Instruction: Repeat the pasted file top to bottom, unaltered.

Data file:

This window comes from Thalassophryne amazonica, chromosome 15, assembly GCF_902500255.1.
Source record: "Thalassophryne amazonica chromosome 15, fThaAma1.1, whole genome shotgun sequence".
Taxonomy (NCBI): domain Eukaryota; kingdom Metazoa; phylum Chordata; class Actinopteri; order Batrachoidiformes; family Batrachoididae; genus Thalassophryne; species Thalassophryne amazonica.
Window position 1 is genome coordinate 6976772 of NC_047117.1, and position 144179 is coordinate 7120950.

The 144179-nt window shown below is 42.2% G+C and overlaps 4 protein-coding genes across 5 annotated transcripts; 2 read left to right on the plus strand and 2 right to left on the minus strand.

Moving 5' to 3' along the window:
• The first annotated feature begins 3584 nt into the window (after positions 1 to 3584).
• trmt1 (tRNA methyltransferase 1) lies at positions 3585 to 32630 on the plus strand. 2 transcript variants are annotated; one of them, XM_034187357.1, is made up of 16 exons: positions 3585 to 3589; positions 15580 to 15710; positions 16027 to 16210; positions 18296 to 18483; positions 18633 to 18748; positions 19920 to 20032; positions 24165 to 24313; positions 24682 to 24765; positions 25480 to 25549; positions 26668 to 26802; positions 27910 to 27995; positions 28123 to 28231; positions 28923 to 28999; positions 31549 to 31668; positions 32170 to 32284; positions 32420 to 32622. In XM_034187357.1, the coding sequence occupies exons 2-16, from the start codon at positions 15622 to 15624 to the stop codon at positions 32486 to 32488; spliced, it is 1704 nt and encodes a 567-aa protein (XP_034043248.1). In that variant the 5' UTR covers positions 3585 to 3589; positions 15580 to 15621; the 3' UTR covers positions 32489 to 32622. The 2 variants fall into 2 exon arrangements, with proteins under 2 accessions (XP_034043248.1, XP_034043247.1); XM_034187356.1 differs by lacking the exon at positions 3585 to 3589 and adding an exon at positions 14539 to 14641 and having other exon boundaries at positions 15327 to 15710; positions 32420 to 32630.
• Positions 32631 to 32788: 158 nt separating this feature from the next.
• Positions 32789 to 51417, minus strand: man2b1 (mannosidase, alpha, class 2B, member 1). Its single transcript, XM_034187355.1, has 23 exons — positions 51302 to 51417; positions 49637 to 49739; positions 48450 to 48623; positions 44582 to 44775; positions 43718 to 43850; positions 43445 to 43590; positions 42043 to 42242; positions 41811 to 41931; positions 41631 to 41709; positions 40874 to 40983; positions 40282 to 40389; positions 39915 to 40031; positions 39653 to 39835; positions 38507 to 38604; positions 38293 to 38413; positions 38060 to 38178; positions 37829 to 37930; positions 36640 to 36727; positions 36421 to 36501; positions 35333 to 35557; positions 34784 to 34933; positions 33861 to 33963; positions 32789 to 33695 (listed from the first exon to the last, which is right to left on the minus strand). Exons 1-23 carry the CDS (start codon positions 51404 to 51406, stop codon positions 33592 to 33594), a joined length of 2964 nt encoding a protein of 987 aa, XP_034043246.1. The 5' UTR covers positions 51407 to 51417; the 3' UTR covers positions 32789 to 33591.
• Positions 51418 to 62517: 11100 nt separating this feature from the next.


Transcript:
This window comes from Thalassophryne amazonica, chromosome 15, assembly GCF_902500255.1.
Source record: "Thalassophryne amazonica chromosome 15, fThaAma1.1, whole genome shotgun sequence".
Taxonomy (NCBI): domain Eukaryota; kingdom Metazoa; phylum Chordata; class Actinopteri; order Batrachoidiformes; family Batrachoididae; genus Thalassophryne; species Thalassophryne amazonica.
Window position 1 is genome coordinate 6976772 of NC_047117.1, and position 144179 is coordinate 7120950.

The 144179-nt window shown below is 42.2% G+C and overlaps 4 protein-coding genes across 5 annotated transcripts; 2 read left to right on the plus strand and 2 right to left on the minus strand.

Moving 5' to 3' along the window:
• The first annotated feature begins 3584 nt into the window (after positions 1 to 3584).
• trmt1 (tRNA methyltransferase 1) lies at positions 3585 to 32630 on the plus strand. 2 transcript variants are annotated; one of them, XM_034187357.1, is made up of 16 exons: positions 3585 to 3589; positions 15580 to 15710; positions 16027 to 16210; positions 18296 to 18483; positions 18633 to 18748; positions 19920 to 20032; positions 24165 to 24313; positions 24682 to 24765; positions 25480 to 25549; positions 26668 to 26802; positions 27910 to 27995; positions 28123 to 28231; positions 28923 to 28999; positions 31549 to 31668; positions 32170 to 32284; positions 32420 to 32622. In XM_034187357.1, the coding sequence occupies exons 2-16, from the start codon at positions 15622 to 15624 to the stop codon at positions 32486 to 32488; spliced, it is 1704 nt and encodes a 567-aa protein (XP_034043248.1). In that variant the 5' UTR covers positions 3585 to 3589; positions 15580 to 15621; the 3' UTR covers positions 32489 to 32622. The 2 variants fall into 2 exon arrangements, with proteins under 2 accessions (XP_034043248.1, XP_034043247.1); XM_034187356.1 differs by lacking the exon at positions 3585 to 3589 and adding an exon at positions 14539 to 14641 and having other exon boundaries at positions 15327 to 15710; positions 32420 to 32630.
• Positions 32631 to 32788: 158 nt separating this feature from the next.
• Positions 32789 to 51417, minus strand: man2b1 (mannosidase, alpha, class 2B, member 1). Its single transcript, XM_034187355.1, has 23 exons — positions 51302 to 51417; positions 49637 to 49739; positions 48450 to 48623; positions 44582 to 44775; positions 43718 to 43850; positions 43445 to 43590; positions 42043 to 42242; positions 41811 to 41931; positions 41631 to 41709; positions 40874 to 40983; positions 40282 to 40389; positions 39915 to 40031; positions 39653 to 39835; positions 38507 to 38604; positions 38293 to 38413; positions 38060 to 38178; positions 37829 to 37930; positions 36640 to 36727; positions 36421 to 36501; positions 35333 to 35557; positions 34784 to 34933; positions 33861 to 33963; positions 32789 to 33695 (listed from the first exon to the last, which is right to left on the minus strand). Exons 1-23 carry the CDS (start codon positions 51404 to 51406, stop codon positions 33592 to 33594), a joined length of 2964 nt encoding a protein of 987 aa, XP_034043246.1. The 5' UTR covers positions 51407 to 51417; the 3' UTR covers positions 32789 to 33591.
• Positions 51418 to 62517: 11100 nt separating this feature from the next.